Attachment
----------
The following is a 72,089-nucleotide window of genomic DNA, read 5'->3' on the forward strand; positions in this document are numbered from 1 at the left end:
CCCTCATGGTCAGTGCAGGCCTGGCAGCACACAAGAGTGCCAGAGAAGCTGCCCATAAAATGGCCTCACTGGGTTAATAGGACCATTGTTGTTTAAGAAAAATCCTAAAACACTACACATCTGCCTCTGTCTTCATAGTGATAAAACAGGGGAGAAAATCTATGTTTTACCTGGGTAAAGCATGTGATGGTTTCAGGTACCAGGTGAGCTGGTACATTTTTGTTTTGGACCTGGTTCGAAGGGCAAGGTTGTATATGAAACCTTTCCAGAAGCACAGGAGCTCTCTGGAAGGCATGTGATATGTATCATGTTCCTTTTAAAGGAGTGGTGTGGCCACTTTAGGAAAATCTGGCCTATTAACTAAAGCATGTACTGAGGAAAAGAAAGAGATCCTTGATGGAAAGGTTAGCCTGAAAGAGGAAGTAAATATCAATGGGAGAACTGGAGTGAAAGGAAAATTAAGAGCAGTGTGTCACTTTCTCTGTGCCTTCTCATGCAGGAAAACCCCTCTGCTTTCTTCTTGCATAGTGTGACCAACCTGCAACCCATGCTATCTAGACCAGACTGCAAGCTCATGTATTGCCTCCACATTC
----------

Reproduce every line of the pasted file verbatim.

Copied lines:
The following is a 72,089-nucleotide window of genomic DNA, read 5'->3' on the forward strand; positions in this document are numbered from 1 at the left end:
CCCTCATGGTCAGTGCAGGCCTGGCAGCACACAAGAGTGCCAGAGAAGCTGCCCATAAAATGGCCTCACTGGGTTAATAGGACCATTGTTGTTTAAGAAAAATCCTAAAACACTACACATCTGCCTCTGTCTTCATAGTGATAAAACAGGGGAGAAAATCTATGTTTTACCTGGGTAAAGCATGTGATGGTTTCAGGTACCAGGTGAGCTGGTACATTTTTGTTTTGGACCTGGTTCGAAGGGCAAGGTTGTATATGAAACCTTTCCAGAAGCACAGGAGCTCTCTGGAAGGCATGTGATATGTATCATGTTCCTTTTAAAGGAGTGGTGTGGCCACTTTAGGAAAATCTGGCCTATTAACTAAAGCATGTACTGAGGAAAAGAAAGAGATCCTTGATGGAAAGGTTAGCCTGAAAGAGGAAGTAAATATCAATGGGAGAACTGGAGTGAAAGGAAAATTAAGAGCAGTGTGTCACTTTCTCTGTGCCTTCTCATGCAGGAAAACCCCTCTGCTTTCTTCTTGCATAGTGTGACCAACCTGCAACCCATGCTATCTAGACCAGACTGCAAGCTCATGTATTGCCTCCACATTC